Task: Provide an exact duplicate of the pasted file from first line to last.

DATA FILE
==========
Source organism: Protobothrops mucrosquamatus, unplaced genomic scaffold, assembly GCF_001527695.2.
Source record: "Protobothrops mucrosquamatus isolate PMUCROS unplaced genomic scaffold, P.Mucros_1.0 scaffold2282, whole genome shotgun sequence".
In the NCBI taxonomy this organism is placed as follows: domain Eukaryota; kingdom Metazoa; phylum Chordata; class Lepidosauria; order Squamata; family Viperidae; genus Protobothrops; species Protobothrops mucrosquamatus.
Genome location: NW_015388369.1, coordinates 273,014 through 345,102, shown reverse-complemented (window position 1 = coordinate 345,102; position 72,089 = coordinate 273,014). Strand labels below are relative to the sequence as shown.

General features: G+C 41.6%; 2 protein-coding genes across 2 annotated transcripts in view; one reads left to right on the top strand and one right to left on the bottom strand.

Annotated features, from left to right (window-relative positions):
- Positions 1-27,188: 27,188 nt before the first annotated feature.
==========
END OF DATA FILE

Source organism: Protobothrops mucrosquamatus, unplaced genomic scaffold, assembly GCF_001527695.2.
Source record: "Protobothrops mucrosquamatus isolate PMUCROS unplaced genomic scaffold, P.Mucros_1.0 scaffold2282, whole genome shotgun sequence".
In the NCBI taxonomy this organism is placed as follows: domain Eukaryota; kingdom Metazoa; phylum Chordata; class Lepidosauria; order Squamata; family Viperidae; genus Protobothrops; species Protobothrops mucrosquamatus.
Genome location: NW_015388369.1, coordinates 273,014 through 345,102, shown reverse-complemented (window position 1 = coordinate 345,102; position 72,089 = coordinate 273,014). Strand labels below are relative to the sequence as shown.

General features: G+C 41.6%; 2 protein-coding genes across 2 annotated transcripts in view; one reads left to right on the top strand and one right to left on the bottom strand.

Annotated features, from left to right (window-relative positions):
- Positions 1-27,188: 27,188 nt before the first annotated feature.